How Common is Crime in the US?

Most of us will break a law in our lifetimes, even if you don’t realize it. There are many small laws that we break all of the time; laws that we might assume are immoral, but not illegal, or laws that we just don’t care about.

Such is the case with everything from jaywalking, to underage drinking and speeding. Have you ever given a tablet from your own prescribed medication to a friend because they have a headache or can’t sleep? You just broke a law, and quite a serious one. Have you ever urinated outside, driven without a seatbelt, or played a game of poker at home? Then you just broke the law in a couple dozen states.

Not only will all of us break a law in our lifetimes, but the majority of us will break at least 1 a week. In the United States, a society known for being particularly litigious, and one where laws can differ from state to state, this is especially true. But it is also the case in the UK, where it is said the average person breaks over 260 rules a year some of which could be defined as theft, reckless driving, copyright infringement and even fraud.

Serious Crime Rates

All of the crimes mentioned above are fairly small. They are still laws, of course, and there is usually a reason they exist (albeit not always) but they are not going to put anyone in harm’s way.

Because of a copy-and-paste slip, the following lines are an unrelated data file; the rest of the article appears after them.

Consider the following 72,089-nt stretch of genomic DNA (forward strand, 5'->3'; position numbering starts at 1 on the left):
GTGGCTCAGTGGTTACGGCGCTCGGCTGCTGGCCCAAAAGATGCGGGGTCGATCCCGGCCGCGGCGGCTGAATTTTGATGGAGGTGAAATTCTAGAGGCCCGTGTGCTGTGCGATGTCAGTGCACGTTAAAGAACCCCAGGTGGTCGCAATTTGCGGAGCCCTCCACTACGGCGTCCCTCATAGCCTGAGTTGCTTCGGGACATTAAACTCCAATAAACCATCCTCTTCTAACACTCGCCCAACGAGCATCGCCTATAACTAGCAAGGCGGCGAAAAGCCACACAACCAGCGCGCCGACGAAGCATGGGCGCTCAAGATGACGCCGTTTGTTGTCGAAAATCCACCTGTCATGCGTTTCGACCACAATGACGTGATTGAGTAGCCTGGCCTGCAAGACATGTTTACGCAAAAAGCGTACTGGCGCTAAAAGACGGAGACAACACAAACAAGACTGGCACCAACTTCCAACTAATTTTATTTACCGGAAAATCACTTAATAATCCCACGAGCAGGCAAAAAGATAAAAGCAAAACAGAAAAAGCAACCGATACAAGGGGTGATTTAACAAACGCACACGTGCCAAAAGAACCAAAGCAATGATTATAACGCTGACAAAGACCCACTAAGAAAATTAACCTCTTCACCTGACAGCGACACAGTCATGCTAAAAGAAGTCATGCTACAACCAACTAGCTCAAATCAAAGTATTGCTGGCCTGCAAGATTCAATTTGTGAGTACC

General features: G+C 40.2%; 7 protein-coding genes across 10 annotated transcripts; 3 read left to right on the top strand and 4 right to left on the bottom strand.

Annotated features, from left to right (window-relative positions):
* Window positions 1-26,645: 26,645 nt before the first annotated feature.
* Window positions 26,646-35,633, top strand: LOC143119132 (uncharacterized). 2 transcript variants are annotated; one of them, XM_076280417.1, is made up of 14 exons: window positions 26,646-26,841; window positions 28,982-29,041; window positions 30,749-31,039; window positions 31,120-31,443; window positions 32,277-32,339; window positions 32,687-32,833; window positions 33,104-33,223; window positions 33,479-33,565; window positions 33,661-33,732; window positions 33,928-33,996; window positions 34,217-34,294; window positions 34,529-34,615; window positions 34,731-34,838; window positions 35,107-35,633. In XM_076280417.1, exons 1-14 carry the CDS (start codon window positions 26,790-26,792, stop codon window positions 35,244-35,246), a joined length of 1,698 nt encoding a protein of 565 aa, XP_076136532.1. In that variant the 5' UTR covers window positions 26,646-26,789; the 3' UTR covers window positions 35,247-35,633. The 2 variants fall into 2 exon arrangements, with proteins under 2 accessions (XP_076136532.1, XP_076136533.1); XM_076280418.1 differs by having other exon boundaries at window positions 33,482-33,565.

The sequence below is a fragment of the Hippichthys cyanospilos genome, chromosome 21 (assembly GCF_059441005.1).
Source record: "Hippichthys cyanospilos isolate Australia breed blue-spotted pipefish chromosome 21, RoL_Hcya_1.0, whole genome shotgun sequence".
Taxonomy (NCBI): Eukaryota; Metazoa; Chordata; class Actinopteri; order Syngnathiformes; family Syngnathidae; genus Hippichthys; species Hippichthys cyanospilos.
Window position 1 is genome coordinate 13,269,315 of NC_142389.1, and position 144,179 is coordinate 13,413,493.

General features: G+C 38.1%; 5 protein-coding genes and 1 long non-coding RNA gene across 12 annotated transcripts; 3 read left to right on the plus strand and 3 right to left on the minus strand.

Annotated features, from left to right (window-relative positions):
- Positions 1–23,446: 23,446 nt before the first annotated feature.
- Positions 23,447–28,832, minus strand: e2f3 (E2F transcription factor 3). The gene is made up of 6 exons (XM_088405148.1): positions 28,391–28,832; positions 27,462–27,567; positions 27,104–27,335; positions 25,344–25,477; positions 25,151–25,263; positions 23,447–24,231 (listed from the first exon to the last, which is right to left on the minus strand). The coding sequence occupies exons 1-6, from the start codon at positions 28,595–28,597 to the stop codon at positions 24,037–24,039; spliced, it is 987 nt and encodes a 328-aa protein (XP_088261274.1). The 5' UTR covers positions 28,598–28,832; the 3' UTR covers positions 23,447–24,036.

But what about crime that does expose someone to harm?

Well, in the United States in 2015 there were 15,696 recorded murders; over 90,000 rapes; over 325,000 robberies; and close to 1.2 million violent crimes. This had actually increased on previous years, but property crime fell.

This means that approximately 0.3% of the population was the victim of violent crime in that year. This is around a tenth of the number of arrests, which means you have a much greater chance of being the perpetrator of crime than the victim, although your chances of being the aggressor increase considerably if you are a white male who uses drugs.

The crimes on the increase are ones that speak of the tensions currently felt within the US. They include crimes of desperation and hate, such as car theft, shoplifting and assault; they include crimes that stem from an increase in drug use, which itself is symptomatic of difficult times.

All of this is why the United States legal system is the most expensive in the world. Criminal lawyers earn some of the most money; the legal process requires one of the most drawn-out processes; and all of this is why the US spends close to 2% of its GDP on the legal system, while many other first-world nations spend just 0.4%.

If you think that’s a scary stat, then take a look at these:

  • You have a 358/1 chance of dying from a firearm in the US
  • You have a 1 in 3 chance of being arrested by the time you reach 23
  • As many Americans have college degrees as criminal records